Background: As more methods are developed to analyze RNA-profiling data, assessing their performance using control datasets becomes increasingly important.
Results: We present a 'spike-in' experiment for Affymetrix GeneChips that provides a defined dataset of 3,860 RNA species, which we use to evaluate analysis options for identifying differentially expressed genes. The experimental design incorporates two novel features. First, to obtain accurate estimates of false-positive and false-negative rates, 100-200 RNAs are spiked in at each fold-change level of interest, ranging from 1.2 to 4-fold. Second, instead of using an uncharacterized background RNA sample, a set of 2,551 RNA species is used as the constant (1x) set, allowing us to know whether any given probe set is truly present or absent. Application of a large number of analysis methods to this dataset reveals clear variation in their ability to identify differentially expressed genes. False-negative and false-positive rates are minimized when the following options are chosen: subtracting nonspecific signal from the PM probe intensities; performing an intensity-dependent normalization at the probe set level; and incorporating a signal intensity-dependent standard deviation in the test statistic.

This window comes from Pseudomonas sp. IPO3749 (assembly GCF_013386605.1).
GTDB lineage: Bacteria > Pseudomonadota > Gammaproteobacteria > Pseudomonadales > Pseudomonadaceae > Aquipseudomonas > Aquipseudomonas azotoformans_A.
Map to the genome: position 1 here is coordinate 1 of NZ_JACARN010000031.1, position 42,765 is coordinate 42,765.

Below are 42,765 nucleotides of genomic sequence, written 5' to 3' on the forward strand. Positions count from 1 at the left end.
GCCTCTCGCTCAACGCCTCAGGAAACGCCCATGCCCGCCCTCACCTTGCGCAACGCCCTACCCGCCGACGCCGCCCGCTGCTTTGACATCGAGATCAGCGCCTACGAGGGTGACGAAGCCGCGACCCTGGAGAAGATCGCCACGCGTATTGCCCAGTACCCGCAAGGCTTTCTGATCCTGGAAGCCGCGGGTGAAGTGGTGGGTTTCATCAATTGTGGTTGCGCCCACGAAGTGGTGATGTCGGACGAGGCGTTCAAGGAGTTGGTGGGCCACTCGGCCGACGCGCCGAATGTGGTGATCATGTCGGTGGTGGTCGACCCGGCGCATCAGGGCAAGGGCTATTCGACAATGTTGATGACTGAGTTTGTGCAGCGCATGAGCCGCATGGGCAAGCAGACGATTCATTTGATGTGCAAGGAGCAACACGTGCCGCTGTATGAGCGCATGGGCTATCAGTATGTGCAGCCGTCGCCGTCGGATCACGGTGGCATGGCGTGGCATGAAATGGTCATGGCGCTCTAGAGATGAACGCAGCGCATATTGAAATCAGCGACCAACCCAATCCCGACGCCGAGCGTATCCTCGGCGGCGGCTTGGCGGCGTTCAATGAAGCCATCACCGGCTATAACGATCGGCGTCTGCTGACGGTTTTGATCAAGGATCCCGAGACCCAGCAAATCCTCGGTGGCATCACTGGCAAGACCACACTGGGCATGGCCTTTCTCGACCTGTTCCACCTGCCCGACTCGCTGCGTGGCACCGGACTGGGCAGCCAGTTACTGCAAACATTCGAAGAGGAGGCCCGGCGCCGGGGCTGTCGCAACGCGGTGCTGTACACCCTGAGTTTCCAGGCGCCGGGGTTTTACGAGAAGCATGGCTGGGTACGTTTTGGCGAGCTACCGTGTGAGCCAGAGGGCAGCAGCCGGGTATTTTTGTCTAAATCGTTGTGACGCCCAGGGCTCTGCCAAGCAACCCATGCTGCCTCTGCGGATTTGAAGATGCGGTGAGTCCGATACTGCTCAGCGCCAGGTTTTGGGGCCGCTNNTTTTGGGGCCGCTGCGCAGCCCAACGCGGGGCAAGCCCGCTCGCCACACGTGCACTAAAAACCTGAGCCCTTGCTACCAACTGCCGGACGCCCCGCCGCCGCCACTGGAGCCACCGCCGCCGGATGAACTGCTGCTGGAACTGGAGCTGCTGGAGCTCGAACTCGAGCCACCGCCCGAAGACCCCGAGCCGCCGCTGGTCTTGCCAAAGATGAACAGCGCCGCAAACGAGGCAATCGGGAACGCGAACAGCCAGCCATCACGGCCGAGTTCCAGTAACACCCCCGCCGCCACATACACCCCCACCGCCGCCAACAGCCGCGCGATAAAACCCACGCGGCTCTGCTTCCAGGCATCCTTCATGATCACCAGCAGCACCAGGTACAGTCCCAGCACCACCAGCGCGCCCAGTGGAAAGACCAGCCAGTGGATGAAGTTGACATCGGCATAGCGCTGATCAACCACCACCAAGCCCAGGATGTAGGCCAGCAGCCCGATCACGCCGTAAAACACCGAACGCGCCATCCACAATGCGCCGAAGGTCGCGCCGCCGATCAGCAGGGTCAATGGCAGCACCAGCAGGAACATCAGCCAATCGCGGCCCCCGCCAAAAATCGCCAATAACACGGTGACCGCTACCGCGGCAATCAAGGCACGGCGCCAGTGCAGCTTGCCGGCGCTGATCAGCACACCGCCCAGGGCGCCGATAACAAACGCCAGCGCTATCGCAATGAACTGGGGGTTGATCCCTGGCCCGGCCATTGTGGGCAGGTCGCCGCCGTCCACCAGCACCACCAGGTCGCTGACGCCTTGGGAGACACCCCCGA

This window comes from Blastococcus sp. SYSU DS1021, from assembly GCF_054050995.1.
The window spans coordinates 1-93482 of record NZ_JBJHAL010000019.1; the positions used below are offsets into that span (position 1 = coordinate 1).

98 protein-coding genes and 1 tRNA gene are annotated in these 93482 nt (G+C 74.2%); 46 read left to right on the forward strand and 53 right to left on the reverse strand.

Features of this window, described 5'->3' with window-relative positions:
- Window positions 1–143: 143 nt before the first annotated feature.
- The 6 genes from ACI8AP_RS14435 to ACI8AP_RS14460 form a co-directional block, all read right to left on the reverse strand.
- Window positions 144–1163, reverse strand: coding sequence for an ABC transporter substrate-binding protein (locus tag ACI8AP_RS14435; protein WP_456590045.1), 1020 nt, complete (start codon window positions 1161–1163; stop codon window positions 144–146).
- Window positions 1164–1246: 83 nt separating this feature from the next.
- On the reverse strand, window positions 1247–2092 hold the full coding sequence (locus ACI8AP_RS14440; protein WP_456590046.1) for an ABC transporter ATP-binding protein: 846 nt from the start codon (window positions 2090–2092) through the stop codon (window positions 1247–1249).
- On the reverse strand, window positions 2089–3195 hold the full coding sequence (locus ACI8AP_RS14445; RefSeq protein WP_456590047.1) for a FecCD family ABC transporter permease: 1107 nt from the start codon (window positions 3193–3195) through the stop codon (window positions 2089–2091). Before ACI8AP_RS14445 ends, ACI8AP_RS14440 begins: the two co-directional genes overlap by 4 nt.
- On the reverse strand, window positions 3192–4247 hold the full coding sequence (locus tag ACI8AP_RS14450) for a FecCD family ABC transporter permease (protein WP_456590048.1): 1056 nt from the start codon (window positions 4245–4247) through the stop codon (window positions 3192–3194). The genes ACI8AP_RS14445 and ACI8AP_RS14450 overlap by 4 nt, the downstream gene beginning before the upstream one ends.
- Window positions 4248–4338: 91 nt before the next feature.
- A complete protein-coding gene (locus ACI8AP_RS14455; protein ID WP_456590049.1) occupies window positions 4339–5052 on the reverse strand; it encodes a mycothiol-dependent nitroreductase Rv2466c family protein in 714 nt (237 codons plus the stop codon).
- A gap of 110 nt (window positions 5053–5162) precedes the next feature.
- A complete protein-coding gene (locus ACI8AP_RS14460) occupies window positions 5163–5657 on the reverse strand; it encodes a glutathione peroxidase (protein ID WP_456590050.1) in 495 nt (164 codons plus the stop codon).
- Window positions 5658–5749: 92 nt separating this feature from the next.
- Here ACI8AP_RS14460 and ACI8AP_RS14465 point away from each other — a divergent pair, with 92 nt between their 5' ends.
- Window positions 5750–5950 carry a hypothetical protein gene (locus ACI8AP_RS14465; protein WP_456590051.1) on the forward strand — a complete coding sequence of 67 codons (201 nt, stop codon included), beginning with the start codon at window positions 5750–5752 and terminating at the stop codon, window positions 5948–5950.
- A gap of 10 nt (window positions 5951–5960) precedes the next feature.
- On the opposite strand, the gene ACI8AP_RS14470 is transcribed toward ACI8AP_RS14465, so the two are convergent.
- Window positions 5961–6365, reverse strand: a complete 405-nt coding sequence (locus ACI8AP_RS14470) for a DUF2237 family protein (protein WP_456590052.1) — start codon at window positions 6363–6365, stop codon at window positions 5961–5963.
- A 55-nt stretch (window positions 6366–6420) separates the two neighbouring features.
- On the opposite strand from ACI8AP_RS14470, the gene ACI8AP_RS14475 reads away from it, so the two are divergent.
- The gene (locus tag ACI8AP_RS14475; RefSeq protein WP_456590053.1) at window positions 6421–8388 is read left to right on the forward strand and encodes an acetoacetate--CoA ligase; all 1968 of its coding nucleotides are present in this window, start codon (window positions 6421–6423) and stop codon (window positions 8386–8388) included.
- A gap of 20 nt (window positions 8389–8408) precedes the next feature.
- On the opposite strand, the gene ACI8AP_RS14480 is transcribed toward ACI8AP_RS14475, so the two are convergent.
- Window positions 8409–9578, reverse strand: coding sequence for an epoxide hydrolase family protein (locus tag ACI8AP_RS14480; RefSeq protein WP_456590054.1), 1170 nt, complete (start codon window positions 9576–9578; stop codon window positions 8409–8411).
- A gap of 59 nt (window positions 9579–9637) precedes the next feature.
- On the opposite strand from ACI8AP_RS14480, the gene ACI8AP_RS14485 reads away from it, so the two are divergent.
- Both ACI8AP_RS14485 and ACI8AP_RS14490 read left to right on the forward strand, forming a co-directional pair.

Conclusions: A best-route combination of analysis methods is presented that allows detection of approximately 70% of true positives before reaching a 10% false-discovery rate. We highlight areas in need of improvement, including better estimate of false-discovery rates and decreased false-negative rates.